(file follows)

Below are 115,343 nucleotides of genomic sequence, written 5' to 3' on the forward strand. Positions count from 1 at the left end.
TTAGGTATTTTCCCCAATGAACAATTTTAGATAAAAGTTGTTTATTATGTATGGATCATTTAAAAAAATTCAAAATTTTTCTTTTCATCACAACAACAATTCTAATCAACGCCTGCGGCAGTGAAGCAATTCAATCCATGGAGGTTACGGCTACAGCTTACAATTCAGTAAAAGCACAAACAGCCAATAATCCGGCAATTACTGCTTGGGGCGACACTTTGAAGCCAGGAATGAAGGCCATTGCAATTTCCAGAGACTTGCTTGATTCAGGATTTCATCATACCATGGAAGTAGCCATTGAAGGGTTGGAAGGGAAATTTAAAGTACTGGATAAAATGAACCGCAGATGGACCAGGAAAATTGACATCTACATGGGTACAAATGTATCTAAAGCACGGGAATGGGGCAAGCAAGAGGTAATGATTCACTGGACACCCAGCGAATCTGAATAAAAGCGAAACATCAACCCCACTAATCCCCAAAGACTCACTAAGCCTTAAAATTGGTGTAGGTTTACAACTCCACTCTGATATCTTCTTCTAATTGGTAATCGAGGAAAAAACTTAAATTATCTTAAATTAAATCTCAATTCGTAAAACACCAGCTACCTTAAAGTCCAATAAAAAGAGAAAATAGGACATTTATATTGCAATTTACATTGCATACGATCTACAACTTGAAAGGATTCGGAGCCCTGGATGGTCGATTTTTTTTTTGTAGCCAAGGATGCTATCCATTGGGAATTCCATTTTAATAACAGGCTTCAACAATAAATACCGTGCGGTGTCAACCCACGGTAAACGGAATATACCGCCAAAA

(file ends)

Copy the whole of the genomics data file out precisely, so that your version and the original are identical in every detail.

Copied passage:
Below are 115,343 nucleotides of genomic sequence, written 5' to 3' on the forward strand. Positions count from 1 at the left end.
TTAGGTATTTTCCCCAATGAACAATTTTAGATAAAAGTTGTTTATTATGTATGGATCATTTAAAAAAATTCAAAATTTTTCTTTTCATCACAACAACAATTCTAATCAACGCCTGCGGCAGTGAAGCAATTCAATCCATGGAGGTTACGGCTACAGCTTACAATTCAGTAAAAGCACAAACAGCCAATAATCCGGCAATTACTGCTTGGGGCGACACTTTGAAGCCAGGAATGAAGGCCATTGCAATTTCCAGAGACTTGCTTGATTCAGGATTTCATCATACCATGGAAGTAGCCATTGAAGGGTTGGAAGGGAAATTTAAAGTACTGGATAAAATGAACCGCAGATGGACCAGGAAAATTGACATCTACATGGGTACAAATGTATCTAAAGCACGGGAATGGGGCAAGCAAGAGGTAATGATTCACTGGACACCCAGCGAATCTGAATAAAAGCGAAACATCAACCCCACTAATCCCCAAAGACTCACTAAGCCTTAAAATTGGTGTAGGTTTACAACTCCACTCTGATATCTTCTTCTAATTGGTAATCGAGGAAAAAACTTAAATTATCTTAAATTAAATCTCAATTCGTAAAACACCAGCTACCTTAAAGTCCAATAAAAAGAGAAAATAGGACATTTATATTGCAATTTACATTGCATACGATCTACAACTTGAAAGGATTCGGAGCCCTGGATGGTCGATTTTTTTTTTGTAGCCAAGGATGCTATCCATTGGGAATTCCATTTTAATAACAGGCTTCAACAATAAATACCGTGCGGTGTCAACCCACGGTAAACGGAATATACCGCCAAAA